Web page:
The Tories are threatening to use agency workers to break strikes. Tom Schofield assesses the dangers and argues for full union rights for all agency workers to overcome divisions.
Agency workers striking at the London School of Hygiene and Tropical Medicine earlier this year
The last Tory government brough in new legislation allowing businesses to employ temporary staff during strikes. Unison is challenging this through the courts, but the response of unions and workers cannot rely on the courts alone. The labour movement’s bargaining power is underwritten by its capacity to organise the withdrawal of labour. Agency workers – who are defined as having ‘a contract with an agency’ but work ‘temporarily for a hirer’ – must be empowered to join and play a full part in the strikes.
The current state of play is one in which reactionary TV presenters can goad union leaders in live interviews about how agency staff might be used to break strikes. The labour market that enables this ruling class bravado has been shaped by changes to workplace practices particularly since the 2008 recession. In 2014, the Labour Research Department noted how ‘A bewildering variety of non-standard employment arrangements has mushroomed over this period, including growing use of intermediaries such as employment businesses and agencies, payroll companies and umbrella companies.’
This shift is a complement to other recent anti-trade union legislation that makes secondary strike action illegal. For an example of how this has hurt strike efforts, we can see the industrial action taken by retail and catering staff at the Tate galleries in London in 2020. These workers were technically employed not by Tate, but by a subsidiary company called ‘Tate Enterprises’. Tate’s directly employed workers were not facing mass redundancies during the pandemic, but anti-trade union laws made it illegal for them to strike alongside their workmates and save the jobs. In this way the fragmented workforce was a gift to a bad employer. The Tate strike would have been more effective had employees been able to halt operations completely through wider strike participation.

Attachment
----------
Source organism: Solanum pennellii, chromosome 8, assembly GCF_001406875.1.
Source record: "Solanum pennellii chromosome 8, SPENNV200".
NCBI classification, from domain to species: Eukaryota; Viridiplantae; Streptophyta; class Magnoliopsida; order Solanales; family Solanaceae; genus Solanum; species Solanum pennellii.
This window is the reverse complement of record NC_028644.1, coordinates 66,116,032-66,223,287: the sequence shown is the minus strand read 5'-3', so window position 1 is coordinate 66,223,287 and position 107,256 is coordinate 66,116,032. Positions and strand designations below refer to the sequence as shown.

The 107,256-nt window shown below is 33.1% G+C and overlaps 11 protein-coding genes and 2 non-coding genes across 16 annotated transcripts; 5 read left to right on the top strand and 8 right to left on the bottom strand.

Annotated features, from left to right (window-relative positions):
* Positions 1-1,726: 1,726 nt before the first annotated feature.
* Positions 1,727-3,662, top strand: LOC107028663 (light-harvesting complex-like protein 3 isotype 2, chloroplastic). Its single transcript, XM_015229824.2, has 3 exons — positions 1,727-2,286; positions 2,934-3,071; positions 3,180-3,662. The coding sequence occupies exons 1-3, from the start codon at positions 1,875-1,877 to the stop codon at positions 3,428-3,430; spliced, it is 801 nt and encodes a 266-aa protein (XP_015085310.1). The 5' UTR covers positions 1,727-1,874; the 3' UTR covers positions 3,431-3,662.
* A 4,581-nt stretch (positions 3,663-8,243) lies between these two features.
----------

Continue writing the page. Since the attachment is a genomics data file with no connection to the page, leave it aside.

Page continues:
A history of reluctance
Historically, major trade unions have not been especially proactive in recruiting and mobilising workers outside the company fold. Casual or agency staff are often left out of union bargaining units. The work of representing these seemingly hard-to-reach members of staff has largely been left to the less well-resourced but more tactically dynamic fringe unions, such as the Industrial Workers of the World, and more recently, Independent Workers of Great Britain (IWGB) and United Voices of the World (UVW).
However, the pattern of reluctance in Britain’s major unions is beginning to change, with activist members taking steps to bring agency staff conditions up to the same standards as in-house workers. In one particularly successful case, an employer’s relationship with Serco was ended, with 1,800 staff brought onto in-house contracts after a campaign by trade unionists from Unite won ‘a landmark agreement with one of the UK’s largest NHS trusts to end the two tier workforce.’